Moc9 - January 11: Tell Me a Story

Moc9 - January 11: Tell Me a Story
tinkerbell1112, Jan 16, 2021
Orange is very hard to find! LOL
Fruity - Orange by Kristin Aagard
Project Mouse (halloween) by Sahlin Studios & Brittish Designs
Surf Shack by Forever Joy
Artsy Journal Template from Scrapping with Liz
This is Me tag from Allison Pennington's portion of All About Me Collab
MS ribbon: from the internet

Journaling: 1393 words

I'm a Warrior, but I didn't know it until 16 years ago. After Asher was born, I remember noticing that I was struggling with a few things. I was struggling going up and down the stairs, I was struggling with neck pain, but mostly I was struggling with opening his diaper tabs. I found this very strange. I was at a regular doctor appointment for something one day and mentioned it to him. He wasn't too concerned at first. I remember he cracked my neck like a chiropractor and sent me on my way. While it must have helped my neck, it didn't help my hands.

I said so the next time I saw him. This time he took it a little more seriously. He sent me to a rheumatologist. The rheumatologist asked me some questions, took some blood, and if I recall correctly, was thinking maybe I had arthritis or Chronic Fatigue Syndrome. As she described these things to me, I kind of felt like she was crazy, truth be told. But I went with it because I wasn't sure what was wrong with me either. This period of time was a bit fuzzy, and I can't recall if she prescribed me anything or simply said I was good to go. But I remember it was a fairly short relationship. I went on my way and continued on with my painful hands.

Fast forward a couple more months and I was back at my regular doctor for something and he asked how it was going with the rheumatologist. I told him it wasn't, but that I was still experiencing the pain and difficulty in feeling things in my fingers, and in addition the neck pain was back. This time he took an x-ray of my neck. As he looked at the x-ray, I just remember the look in his eye as he turned to me and said he was going to have to refer me to a neurologist. I remember this feeling of dread - a neurologist is who takes care of those with brain issues. I scheduled the appointment with the neurologist, who honestly, gave me the impression that he didn't think I needed to be there. Eric was in Texas already when I went to get my MRI. But when I went back to get my results Eric was with me. I don't remember much of the appointment, but Eric does. He tells me that the Doctor appeared to be convinced even up until he pulled the results of the MRI up on the computer that I was there unnecessarily. Eric says that the moment he pulled them up on the computer he could see his face visually change directions from "yeah sure" to "oh, ok". That's when he broke the news to me that I "most likely" had Multiple Sclerosis. He gave the disclaimer of "most likely" because my brain showed activity that I had experienced an MS attack at some point. But that they couldn't be certain of a diagnosis until my brain showed more lesions (showing another attack) so that they could compare or unless I did a spinal tap so they could draw spinal fluid and test the proteins in my spinal fluid. I said give me the spinal tap.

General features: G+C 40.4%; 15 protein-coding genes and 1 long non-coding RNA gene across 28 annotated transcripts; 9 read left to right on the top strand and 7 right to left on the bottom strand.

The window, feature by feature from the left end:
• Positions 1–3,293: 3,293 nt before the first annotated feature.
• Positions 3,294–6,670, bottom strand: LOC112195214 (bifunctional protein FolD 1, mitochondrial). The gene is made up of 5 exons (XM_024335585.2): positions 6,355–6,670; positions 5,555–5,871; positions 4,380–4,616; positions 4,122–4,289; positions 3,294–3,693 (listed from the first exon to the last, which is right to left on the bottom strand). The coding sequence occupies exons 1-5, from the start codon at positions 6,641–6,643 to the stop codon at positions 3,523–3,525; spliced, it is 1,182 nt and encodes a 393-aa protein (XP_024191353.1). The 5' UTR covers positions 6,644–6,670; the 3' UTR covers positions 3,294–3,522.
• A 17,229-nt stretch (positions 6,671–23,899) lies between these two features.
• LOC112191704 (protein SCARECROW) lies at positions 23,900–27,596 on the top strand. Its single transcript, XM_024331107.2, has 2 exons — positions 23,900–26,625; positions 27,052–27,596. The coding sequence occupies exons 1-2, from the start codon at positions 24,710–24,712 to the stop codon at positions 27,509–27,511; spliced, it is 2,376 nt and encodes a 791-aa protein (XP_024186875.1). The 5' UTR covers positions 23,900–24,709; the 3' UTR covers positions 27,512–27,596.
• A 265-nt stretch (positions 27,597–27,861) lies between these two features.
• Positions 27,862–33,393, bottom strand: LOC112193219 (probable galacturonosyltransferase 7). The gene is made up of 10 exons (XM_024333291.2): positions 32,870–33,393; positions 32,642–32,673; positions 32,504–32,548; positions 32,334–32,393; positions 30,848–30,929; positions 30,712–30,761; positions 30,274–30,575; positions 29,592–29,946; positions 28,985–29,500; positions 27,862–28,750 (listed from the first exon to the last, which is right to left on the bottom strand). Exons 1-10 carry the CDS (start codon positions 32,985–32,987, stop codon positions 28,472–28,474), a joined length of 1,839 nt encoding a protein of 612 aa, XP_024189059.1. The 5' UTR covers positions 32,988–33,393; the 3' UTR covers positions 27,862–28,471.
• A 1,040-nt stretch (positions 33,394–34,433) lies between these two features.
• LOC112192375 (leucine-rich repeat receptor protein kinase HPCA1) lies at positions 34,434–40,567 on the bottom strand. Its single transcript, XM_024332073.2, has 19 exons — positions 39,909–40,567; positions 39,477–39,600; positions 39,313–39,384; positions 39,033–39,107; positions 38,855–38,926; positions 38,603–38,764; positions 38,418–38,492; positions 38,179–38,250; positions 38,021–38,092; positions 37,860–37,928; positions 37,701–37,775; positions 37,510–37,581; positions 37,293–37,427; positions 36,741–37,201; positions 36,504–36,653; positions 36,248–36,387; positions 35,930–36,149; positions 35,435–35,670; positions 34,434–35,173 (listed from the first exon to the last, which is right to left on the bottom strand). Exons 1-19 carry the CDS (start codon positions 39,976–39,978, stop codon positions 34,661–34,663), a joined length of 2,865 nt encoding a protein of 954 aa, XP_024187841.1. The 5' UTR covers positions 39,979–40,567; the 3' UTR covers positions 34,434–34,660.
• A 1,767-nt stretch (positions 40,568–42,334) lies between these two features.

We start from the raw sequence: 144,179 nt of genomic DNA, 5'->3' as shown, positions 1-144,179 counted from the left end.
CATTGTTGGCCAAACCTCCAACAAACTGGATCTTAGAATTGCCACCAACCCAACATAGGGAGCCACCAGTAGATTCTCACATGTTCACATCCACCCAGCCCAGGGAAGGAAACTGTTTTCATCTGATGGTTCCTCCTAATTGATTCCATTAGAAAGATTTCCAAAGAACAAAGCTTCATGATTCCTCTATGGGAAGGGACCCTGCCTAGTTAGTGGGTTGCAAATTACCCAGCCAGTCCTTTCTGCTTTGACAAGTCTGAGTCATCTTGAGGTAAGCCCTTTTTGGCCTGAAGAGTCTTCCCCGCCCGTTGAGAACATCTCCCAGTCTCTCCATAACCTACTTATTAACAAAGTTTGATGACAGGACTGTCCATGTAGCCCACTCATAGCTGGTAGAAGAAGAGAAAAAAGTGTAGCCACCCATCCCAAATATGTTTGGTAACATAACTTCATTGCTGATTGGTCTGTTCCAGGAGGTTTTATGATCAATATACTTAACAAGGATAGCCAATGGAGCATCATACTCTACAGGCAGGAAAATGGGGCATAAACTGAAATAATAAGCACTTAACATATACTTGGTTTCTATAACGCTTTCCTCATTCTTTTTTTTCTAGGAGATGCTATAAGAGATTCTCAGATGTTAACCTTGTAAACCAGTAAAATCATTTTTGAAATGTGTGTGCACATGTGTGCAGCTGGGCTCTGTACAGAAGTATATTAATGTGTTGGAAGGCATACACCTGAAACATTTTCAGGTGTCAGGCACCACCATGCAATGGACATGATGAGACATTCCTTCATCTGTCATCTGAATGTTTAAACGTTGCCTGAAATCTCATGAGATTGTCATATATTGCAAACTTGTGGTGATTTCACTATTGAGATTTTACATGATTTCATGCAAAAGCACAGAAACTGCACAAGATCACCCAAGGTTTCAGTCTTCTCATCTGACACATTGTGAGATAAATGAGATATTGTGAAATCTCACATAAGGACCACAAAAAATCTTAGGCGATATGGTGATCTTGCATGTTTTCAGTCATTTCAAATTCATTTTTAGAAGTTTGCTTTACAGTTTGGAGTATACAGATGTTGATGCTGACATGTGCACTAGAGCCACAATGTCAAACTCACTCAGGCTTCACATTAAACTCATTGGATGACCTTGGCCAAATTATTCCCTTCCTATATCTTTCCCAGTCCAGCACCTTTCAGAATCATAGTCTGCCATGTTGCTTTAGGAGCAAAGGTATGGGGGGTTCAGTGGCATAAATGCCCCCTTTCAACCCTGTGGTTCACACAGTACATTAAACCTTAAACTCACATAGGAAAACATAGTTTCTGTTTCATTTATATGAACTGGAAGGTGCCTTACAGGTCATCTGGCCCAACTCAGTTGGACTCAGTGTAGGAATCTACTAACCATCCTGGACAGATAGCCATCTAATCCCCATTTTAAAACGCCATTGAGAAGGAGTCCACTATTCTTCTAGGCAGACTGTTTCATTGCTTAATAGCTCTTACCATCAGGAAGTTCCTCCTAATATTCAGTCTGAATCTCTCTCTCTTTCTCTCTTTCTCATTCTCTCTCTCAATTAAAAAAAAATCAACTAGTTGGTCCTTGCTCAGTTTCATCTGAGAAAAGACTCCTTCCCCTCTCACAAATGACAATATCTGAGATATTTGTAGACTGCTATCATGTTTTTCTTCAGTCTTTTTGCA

Eric went back to Texas and thankfully Dad & Diane were living with me at the time while their house was being built. I took the spinal, and the results were conclusive. I even had a nurse friend who has MS look at them as well, and she agreed. Because we were moving to Texas, I said good-bye to the Neurologist after he gave me the diagnosis and said I'd find a new one in Texas.

When we arrived here, one of the first things I did was look for one and I found one that was in the same building as my OB. I couldn't stand him. He told me I was fine and that I was in remission and that I should just come back to him after I had my next attack. This went against everything I was learning about medications and how you should treat MS. But, I was planning on having another baby, so I just said good-bye to that relationship, went and had another child, and said I'd find a new Neurologist after I was done having children.